Overlooking view of the canal from Zion Hill. Puente Centenario is visible in the distance.
As we have heard, the visiting group from the University of Florida just got back from a visit to Panamá, during which much time was spent in the canal searching for fossils. The museum interns got their first taste of the Panamá sun! The trip went well, and many fossils were successfully uncovered.
In addition to fossil hunting, we were all able to visit the BioMuseo last week. While there, we learned a little more about the geologic history of Panamá. I enjoyed hearing more about the context of this important field area very much. After all, these fossils that we so desperately search for are part of a larger story, which I would like to talk briefly about today: the paleohistory of Panamá and the great implications of the closing of the isthmus.
The exhibit at the BioMuseo started at the very beginning, a very good place to start…
Before Panamá was a solid land mass, the area was made up of a volcanic arc, in form of underwater volcanoes caused by tectonic subduction. Pillow basalts, being the oldest rock found in Panamá, mark the beginning of this point in the paleohistory. A series of volcanic and plutonic rocks formed during this whole process. These underwater volcanoes eventually grew into small surfaced islands as they were uplifted. This began the process of sedimentation on top of the complex crystalline basement.
There is much debate on exactly when and how the narrow seaway connecting the Pacific Ocean and Caribbean Sea closed. However, it is widely accepted that this closing had a massive effect on global climate and fauna. This connection between the Americas caused a massive biotic interchange between continents. In addition, global circulation patterns changed, which caused northern hemisphere glaciation. The change in global thermohaline circulation due to the closing of this narrow seaway also had a major impact on the evolution of humans, and might have been the catalyst for humans to develop into a bipedal species.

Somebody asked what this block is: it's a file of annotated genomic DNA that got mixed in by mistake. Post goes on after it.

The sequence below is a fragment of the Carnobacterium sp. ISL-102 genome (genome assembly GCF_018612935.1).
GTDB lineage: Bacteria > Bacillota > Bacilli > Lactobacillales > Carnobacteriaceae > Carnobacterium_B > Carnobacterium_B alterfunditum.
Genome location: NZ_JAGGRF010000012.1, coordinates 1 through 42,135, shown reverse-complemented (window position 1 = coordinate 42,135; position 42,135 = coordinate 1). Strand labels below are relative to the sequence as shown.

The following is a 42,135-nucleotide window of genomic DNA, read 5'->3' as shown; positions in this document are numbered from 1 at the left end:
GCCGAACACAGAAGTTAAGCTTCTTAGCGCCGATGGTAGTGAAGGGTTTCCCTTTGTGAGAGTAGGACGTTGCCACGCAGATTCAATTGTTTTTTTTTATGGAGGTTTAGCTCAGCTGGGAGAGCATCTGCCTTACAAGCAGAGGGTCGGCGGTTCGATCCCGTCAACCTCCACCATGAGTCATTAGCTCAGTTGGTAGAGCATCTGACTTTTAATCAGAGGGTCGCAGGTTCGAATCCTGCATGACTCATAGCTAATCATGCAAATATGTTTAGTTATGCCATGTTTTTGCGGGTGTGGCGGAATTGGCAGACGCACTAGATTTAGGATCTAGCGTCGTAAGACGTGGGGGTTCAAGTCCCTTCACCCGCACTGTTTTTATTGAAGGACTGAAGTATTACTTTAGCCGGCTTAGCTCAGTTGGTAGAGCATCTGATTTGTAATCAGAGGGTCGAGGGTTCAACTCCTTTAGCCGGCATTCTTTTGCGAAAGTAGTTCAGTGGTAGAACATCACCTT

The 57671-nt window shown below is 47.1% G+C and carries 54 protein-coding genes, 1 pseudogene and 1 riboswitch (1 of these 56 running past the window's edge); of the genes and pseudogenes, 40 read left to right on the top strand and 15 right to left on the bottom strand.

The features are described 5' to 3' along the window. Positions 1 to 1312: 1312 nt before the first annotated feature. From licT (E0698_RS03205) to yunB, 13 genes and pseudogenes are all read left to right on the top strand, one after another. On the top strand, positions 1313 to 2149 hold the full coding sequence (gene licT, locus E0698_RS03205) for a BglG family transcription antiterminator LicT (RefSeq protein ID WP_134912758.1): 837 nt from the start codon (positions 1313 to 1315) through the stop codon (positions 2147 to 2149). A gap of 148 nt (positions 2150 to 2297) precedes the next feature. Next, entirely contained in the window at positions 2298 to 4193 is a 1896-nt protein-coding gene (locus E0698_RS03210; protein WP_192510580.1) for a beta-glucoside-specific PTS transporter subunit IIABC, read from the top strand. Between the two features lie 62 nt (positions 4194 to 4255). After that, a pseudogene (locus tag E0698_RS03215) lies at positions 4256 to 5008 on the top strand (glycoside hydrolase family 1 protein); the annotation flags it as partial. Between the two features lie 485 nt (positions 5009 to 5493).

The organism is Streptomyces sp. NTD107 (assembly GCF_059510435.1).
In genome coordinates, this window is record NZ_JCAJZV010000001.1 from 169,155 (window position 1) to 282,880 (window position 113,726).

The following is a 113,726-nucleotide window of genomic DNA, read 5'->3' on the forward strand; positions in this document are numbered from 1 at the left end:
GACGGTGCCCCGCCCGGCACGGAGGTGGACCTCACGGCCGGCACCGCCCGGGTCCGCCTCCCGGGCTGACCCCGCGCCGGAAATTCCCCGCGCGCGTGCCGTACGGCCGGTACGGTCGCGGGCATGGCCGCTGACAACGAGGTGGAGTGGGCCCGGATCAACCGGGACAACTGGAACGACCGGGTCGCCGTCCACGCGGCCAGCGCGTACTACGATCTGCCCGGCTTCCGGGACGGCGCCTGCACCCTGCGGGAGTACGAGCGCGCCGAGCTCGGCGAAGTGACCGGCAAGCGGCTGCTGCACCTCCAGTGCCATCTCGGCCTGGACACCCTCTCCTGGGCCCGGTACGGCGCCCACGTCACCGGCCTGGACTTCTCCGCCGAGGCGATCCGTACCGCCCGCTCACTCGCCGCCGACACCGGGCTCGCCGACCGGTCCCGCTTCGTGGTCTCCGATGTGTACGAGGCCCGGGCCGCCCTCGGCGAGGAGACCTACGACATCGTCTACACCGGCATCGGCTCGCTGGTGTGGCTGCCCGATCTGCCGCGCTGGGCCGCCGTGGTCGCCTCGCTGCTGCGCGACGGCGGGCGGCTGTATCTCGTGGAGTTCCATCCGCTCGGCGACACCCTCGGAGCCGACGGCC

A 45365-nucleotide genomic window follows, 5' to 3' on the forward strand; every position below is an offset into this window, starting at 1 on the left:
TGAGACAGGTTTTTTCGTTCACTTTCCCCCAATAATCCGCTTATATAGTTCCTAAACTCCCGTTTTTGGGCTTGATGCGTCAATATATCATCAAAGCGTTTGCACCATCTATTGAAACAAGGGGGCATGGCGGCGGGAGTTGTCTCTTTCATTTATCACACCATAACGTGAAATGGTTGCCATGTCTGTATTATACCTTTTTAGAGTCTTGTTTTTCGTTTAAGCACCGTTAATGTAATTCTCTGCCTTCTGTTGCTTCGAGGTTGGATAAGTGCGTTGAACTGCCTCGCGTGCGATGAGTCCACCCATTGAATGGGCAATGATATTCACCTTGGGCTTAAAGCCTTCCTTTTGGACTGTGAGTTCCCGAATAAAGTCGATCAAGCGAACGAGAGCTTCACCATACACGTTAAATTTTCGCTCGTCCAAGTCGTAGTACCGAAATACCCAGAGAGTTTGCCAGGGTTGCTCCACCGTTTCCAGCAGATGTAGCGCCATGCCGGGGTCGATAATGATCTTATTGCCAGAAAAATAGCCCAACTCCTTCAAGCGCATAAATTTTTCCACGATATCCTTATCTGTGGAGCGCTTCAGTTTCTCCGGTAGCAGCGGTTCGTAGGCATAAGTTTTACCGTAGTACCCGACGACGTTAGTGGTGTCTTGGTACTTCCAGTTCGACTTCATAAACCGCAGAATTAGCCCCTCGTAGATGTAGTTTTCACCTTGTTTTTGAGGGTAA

Posing with some prehistoric animals at the BioMuseo. [L-R: Sonia, Sophie, Adam]
In closing, while at the BioMuseo, we made a contact who would like for us to help make a narrative talking about the paleohistory of Panamá from a geologic standpoint. In addition, we might try and organize workshops or even field trips to the canal for museum visitors. The goal would be to present a more understandable, detailed, and interesting geologic account of the region. As this is a more obscure and difficult topic, they would like our help to get people interested in it. The four of us are very excited, as much of our training has been in geology. We will keep you updated on this process!
Thanks and, of course, Go Gators.
– BioMuseo, Panamá
– Montes, C. et al. Arc-continent collision and orocline formation: Closing of the Central American seaway. J. Geophys. Res. Solid Earth 1978–2012 117, (2012).